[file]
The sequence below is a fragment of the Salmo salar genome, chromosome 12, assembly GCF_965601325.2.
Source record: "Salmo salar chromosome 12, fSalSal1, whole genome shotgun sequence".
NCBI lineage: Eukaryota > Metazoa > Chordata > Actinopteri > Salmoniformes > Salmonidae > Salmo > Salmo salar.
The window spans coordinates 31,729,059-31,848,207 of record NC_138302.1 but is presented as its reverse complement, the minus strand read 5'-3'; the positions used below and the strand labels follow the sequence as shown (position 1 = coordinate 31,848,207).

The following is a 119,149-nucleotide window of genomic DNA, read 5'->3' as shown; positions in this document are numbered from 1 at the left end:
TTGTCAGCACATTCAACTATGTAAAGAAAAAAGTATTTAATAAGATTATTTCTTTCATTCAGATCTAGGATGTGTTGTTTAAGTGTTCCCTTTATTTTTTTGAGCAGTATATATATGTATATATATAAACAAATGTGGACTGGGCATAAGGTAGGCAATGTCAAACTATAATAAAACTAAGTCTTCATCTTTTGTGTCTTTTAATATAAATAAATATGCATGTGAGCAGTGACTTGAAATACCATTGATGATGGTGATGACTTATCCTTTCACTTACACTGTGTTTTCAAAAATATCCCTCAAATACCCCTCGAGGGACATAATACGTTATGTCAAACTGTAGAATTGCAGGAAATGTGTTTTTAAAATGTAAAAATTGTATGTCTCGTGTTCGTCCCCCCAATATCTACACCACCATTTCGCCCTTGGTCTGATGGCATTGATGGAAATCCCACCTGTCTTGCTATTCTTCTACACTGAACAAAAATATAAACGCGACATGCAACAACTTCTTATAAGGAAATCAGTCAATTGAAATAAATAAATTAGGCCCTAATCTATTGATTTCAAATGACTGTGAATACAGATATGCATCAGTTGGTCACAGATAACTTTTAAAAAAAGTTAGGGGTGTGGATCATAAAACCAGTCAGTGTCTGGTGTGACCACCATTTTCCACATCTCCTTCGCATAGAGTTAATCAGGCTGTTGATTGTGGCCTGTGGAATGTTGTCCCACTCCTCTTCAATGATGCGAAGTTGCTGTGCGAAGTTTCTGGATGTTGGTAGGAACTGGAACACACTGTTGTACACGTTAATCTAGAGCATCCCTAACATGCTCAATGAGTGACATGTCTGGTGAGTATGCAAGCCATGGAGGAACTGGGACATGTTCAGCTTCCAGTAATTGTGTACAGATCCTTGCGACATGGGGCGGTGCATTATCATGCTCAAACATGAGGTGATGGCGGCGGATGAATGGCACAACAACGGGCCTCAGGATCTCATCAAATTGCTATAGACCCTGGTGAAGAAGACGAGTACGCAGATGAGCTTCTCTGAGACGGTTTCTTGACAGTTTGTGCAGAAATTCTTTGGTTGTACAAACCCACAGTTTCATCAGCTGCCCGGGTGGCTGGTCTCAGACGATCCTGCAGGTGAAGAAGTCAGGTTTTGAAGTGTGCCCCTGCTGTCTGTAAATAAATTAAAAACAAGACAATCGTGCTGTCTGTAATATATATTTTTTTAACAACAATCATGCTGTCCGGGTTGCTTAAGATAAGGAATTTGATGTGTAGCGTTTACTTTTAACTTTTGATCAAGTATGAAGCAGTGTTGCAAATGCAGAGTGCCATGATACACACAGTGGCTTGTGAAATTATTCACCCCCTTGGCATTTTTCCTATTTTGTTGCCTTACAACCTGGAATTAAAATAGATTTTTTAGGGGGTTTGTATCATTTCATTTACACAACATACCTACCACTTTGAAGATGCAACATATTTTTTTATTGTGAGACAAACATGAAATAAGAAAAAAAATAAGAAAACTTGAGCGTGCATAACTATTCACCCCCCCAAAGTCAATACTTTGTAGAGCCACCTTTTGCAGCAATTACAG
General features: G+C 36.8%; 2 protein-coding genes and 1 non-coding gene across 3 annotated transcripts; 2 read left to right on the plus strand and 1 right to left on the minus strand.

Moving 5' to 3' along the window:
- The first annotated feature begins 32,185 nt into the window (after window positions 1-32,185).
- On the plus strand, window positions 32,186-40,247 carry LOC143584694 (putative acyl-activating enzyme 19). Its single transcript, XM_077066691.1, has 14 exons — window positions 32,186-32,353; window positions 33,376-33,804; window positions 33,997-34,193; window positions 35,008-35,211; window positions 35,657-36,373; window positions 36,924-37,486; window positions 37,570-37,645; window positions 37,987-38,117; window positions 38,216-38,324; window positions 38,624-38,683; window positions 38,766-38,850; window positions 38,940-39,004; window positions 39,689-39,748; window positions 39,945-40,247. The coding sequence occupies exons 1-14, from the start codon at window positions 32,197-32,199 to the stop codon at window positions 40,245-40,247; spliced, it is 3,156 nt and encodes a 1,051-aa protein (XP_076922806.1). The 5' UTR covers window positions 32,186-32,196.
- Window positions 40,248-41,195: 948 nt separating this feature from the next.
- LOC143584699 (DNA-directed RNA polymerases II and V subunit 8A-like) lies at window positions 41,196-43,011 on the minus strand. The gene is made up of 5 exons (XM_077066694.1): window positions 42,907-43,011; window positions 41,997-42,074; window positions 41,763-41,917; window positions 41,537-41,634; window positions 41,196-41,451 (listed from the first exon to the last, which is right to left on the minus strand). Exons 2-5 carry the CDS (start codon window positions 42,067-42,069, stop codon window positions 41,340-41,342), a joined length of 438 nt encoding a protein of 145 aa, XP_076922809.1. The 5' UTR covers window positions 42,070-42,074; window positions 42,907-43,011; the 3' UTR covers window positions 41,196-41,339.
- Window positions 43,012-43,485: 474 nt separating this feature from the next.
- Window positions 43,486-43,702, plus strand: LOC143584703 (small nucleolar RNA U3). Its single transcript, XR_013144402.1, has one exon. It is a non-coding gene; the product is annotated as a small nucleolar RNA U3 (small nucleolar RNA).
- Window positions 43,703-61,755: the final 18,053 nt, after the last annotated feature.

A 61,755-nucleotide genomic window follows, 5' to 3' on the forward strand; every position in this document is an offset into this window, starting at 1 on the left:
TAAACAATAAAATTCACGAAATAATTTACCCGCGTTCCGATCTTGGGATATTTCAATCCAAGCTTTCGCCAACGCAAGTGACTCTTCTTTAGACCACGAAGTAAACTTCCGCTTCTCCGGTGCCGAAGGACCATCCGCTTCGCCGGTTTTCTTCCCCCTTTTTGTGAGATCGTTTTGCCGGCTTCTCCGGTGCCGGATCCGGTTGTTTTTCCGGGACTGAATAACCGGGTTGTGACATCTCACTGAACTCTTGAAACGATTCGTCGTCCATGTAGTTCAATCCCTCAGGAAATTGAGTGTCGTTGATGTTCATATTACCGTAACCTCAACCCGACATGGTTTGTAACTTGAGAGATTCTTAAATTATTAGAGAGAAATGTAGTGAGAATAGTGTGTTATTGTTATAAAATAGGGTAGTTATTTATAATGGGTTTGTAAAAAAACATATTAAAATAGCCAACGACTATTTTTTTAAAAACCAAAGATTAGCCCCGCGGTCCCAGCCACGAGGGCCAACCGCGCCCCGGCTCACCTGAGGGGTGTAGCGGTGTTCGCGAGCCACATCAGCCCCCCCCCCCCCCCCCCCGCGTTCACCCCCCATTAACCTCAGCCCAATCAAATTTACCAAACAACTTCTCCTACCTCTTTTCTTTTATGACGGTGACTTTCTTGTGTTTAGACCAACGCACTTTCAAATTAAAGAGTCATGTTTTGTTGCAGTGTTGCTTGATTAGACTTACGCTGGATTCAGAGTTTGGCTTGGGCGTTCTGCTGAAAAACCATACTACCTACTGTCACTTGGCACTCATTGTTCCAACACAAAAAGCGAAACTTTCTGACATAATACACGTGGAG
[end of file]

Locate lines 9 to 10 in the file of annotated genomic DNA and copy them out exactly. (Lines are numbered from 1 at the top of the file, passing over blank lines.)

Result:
- The first annotated feature begins 32,185 nt into the window (after window positions 1-32,185).
- On the plus strand, window positions 32,186-40,247 carry LOC143584694 (putative acyl-activating enzyme 19). Its single transcript, XM_077066691.1, has 14 exons — window positions 32,186-32,353; window positions 33,376-33,804; window positions 33,997-34,193; window positions 35,008-35,211; window positions 35,657-36,373; window positions 36,924-37,486; window positions 37,570-37,645; window positions 37,987-38,117; window positions 38,216-38,324; window positions 38,624-38,683; window positions 38,766-38,850; window positions 38,940-39,004; window positions 39,689-39,748; window positions 39,945-40,247. The coding sequence occupies exons 1-14, from the start codon at window positions 32,197-32,199 to the stop codon at window positions 40,245-40,247; spliced, it is 3,156 nt and encodes a 1,051-aa protein (XP_076922806.1). The 5' UTR covers window positions 32,186-32,196.